Etymology
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weakling (n.)

1520s, coined by Tyndale from weak (adj.) + -ling as a loan-translation of Luther's Weichling "effeminate man" (from German weich "soft") in I Corinthians vi.9, where the Greek is malakoi, from malakos "soft, soft to the touch," "Like the Lat. mollis, metaph. and in a bad sense: effeminate, of a catamite, a male who submits his body to unnatural lewdness" ["Thayer's Greek-English Lexicon of the New Testament"].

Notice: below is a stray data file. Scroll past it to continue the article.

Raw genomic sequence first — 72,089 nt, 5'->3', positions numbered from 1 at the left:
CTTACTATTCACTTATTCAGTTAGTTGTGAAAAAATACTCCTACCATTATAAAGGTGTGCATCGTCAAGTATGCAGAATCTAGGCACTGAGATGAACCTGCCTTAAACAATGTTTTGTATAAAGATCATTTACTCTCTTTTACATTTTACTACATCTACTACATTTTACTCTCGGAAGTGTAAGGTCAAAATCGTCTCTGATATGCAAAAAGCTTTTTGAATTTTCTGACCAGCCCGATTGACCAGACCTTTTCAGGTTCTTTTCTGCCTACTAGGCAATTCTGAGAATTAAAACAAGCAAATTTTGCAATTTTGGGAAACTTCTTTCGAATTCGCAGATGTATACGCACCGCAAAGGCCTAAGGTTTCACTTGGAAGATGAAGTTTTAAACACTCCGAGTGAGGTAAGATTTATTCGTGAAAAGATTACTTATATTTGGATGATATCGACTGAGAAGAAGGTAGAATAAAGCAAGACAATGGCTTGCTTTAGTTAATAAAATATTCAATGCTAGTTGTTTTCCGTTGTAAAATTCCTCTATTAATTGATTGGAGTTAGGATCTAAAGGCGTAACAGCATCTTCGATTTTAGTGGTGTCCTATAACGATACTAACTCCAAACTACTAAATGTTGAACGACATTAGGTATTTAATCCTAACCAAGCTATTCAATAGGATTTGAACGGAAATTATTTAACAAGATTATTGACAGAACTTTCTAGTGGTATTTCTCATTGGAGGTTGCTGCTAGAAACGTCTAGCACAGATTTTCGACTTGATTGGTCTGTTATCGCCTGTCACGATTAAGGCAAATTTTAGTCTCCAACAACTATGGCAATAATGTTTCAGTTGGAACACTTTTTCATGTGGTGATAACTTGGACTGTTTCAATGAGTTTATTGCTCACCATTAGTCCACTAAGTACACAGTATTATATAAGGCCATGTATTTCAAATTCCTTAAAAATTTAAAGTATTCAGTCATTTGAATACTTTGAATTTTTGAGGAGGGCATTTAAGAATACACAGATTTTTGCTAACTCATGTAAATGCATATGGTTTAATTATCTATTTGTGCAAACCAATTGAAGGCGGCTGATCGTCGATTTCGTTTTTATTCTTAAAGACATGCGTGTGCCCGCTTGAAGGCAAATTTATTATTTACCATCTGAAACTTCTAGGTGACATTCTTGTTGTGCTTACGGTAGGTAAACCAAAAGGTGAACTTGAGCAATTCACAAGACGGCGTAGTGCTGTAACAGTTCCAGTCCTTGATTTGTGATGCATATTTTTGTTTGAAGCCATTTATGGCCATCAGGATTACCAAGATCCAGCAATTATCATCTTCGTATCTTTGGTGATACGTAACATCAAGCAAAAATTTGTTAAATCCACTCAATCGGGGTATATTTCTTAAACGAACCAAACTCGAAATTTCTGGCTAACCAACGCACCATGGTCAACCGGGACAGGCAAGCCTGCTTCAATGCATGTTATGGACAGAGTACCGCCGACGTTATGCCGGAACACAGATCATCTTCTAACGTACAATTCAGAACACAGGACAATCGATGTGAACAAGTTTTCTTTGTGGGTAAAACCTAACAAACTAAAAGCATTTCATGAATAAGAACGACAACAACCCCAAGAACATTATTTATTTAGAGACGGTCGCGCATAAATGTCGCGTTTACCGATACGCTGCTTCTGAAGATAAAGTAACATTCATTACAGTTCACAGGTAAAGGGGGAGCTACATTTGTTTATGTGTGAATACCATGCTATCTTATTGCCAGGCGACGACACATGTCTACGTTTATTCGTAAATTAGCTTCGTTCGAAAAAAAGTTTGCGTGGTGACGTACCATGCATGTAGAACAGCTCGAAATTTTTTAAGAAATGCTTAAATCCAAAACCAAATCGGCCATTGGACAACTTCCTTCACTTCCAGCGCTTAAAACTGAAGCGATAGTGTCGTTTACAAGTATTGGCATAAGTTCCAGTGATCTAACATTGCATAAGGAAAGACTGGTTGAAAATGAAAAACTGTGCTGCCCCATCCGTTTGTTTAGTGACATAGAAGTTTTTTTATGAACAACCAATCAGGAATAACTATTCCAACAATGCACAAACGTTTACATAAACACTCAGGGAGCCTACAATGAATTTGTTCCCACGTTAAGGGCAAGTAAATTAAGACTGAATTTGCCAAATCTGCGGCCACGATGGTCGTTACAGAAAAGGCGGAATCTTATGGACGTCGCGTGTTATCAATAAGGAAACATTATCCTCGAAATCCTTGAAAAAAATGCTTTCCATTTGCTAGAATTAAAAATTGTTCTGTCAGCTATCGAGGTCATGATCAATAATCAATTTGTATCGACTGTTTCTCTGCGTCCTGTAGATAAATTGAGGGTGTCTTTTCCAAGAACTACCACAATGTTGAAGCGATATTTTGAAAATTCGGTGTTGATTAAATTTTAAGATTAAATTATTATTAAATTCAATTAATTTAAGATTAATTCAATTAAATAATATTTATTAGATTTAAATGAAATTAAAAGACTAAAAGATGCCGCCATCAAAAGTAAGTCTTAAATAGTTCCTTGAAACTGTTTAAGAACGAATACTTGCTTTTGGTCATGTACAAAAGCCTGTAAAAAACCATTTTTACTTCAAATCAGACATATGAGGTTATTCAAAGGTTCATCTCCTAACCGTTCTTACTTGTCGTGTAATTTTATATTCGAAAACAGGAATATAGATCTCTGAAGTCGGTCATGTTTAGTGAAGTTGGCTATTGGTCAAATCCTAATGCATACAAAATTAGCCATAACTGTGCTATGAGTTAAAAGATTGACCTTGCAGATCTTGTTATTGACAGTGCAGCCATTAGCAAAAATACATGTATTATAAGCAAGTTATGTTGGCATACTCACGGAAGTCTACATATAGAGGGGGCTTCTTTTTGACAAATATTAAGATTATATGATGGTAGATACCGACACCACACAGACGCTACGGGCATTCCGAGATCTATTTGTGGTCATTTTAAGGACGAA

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Definitions of weakling

weakling (n.)
a person who is physically weak and ineffectual;
Synonyms: doormat / wuss
From wordnet.princeton.edu

Dictionary entries near weakling

we

*we-

weak

weaken

weakfish

weakling

weakness

weal

weald

wealth

wealthy